According to official results announced on August 11, Kenya's sitting president Uhuru Kenyatta was the clear winner of the 2017 elections with 54 percent of the votes. His main challenger Raila Odinga only received 44 percent.
But Odinga claimed the win was fraudulent. He petitioned the Supreme Court to void the results, arguing that the electronic system used to transmit results from polling stations was hacked.
The Supreme court has now agreed with him, nullifying the August 8 elections and ordering a rerun within 60 days.
Hardly anyone reckoned with this decision made under Chief Justice David Marago, who on Monday ordered the Electoral Commission to give the opposition access to servers and other electronic equipment.
The decision shows that Kenya's Supreme Court takes its work seriously. It also demonstrates its independence and its lack of fear of repercussions from the state.
There have already been positive reactions from neighboring countries, where elections have also been clouded by allegations of fraud. Kenya's court decision can now give them hope.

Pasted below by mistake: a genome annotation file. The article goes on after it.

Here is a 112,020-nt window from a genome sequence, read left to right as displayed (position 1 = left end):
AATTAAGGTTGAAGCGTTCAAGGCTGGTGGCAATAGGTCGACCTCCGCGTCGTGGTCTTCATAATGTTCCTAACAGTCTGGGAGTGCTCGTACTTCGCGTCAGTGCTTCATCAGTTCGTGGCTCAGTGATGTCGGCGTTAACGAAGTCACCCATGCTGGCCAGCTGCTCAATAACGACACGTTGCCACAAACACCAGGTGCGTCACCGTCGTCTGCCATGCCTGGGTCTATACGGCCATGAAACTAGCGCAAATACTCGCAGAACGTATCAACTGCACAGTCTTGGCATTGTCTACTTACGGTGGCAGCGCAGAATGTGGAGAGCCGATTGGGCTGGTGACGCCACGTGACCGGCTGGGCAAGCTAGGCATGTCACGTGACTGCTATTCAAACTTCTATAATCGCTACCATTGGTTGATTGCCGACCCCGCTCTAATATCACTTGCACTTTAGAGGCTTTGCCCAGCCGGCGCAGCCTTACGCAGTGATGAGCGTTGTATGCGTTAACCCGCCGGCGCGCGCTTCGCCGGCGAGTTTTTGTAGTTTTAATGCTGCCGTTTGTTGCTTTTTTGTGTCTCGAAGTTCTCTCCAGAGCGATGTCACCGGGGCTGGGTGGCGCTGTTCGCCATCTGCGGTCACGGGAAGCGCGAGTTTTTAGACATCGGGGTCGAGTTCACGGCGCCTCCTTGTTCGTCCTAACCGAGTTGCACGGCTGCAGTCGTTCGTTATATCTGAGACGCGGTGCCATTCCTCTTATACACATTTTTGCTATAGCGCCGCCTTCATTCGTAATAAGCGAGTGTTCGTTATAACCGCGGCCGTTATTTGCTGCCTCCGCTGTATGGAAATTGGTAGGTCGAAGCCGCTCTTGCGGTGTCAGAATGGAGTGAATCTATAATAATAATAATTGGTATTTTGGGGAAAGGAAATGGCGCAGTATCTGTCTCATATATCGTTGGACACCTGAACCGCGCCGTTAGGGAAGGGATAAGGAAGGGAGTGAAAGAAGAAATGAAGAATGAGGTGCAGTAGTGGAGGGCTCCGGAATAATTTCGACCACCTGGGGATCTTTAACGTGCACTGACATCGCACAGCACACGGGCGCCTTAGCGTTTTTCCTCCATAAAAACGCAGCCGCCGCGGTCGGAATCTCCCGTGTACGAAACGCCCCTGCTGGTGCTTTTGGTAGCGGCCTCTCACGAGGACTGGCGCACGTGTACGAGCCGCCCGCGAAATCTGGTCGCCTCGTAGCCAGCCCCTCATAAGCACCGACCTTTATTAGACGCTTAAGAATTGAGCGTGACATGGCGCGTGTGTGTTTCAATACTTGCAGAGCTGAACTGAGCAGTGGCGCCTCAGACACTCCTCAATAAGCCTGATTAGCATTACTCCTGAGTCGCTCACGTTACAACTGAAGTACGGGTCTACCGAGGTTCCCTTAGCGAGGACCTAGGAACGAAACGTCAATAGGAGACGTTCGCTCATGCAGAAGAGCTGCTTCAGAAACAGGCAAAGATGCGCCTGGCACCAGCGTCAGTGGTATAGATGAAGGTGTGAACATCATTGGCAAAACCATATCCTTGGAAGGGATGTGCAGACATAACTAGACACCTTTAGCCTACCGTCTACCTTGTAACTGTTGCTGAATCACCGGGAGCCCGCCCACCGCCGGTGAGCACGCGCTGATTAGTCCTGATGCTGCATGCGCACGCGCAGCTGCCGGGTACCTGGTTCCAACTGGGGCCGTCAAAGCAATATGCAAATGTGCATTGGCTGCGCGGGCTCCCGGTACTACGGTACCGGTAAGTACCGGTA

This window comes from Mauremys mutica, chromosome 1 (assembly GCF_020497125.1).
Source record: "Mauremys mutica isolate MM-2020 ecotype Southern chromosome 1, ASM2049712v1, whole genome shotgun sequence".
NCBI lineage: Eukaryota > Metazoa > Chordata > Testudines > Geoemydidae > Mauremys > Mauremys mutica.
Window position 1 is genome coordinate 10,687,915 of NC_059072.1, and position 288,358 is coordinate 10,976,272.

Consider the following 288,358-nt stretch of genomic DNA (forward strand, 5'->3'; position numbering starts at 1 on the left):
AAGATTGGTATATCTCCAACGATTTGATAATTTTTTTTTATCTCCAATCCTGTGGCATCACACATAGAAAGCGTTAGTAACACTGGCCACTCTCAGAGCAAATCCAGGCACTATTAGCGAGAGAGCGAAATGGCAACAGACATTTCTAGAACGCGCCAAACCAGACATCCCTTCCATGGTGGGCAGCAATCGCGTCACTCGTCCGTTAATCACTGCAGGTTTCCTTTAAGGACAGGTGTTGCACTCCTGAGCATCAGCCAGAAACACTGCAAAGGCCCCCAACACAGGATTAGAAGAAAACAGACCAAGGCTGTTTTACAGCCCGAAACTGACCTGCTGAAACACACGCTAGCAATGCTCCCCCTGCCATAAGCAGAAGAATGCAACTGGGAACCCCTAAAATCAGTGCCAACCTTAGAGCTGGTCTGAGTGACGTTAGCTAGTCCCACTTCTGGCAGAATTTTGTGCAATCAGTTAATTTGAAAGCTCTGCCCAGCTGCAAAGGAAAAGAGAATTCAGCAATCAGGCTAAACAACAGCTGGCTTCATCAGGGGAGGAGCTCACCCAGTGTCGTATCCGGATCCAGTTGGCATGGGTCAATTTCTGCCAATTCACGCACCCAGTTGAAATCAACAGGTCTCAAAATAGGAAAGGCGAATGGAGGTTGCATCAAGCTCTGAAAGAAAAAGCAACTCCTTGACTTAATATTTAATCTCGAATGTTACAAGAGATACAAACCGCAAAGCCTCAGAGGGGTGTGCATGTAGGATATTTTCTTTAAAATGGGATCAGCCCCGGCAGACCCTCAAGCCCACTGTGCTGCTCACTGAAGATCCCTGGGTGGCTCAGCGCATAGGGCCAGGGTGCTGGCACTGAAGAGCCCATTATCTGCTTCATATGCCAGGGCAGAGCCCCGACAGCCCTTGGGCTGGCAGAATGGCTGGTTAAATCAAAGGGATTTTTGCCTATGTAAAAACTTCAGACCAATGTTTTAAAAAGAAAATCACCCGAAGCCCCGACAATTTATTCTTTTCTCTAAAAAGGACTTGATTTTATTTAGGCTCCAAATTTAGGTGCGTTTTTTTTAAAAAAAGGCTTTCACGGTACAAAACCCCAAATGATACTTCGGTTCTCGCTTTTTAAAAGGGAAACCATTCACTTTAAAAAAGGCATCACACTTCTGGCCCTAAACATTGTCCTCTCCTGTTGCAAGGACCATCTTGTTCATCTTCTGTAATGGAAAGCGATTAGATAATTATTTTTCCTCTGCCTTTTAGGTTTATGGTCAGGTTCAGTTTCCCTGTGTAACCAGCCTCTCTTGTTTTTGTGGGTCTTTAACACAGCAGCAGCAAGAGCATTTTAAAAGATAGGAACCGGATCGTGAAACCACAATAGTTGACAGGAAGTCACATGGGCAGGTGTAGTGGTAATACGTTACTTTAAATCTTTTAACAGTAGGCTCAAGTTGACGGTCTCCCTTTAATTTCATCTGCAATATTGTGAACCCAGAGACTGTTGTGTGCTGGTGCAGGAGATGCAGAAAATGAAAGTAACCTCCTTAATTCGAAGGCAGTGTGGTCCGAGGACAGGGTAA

Often, office bearers do everything they can to stay in power. Kenyatta has chosen a different route and said he respects the court's judgment. But this isn't enough.
New elections can't take place under the same Electoral Commission, which has lost legitimacy in the eyes of most Kenyans. Some are already calling for the United Nations to oversee the rerun polls. I think this goes too far.
But the government, together with the opposition, needs to put together a new Electoral Commission.
In addition, the irregularities which marred the August 2017 elections need to be uncovered and addressed.
International election observers said the elections were mostly free and fair, a finding that should make us sit up and think.
Importantly, supporters of Kenyatta and his Jubilee Party need to accept the court's results, just as Kenyatta has done.
Kenyans have earned a fair election result.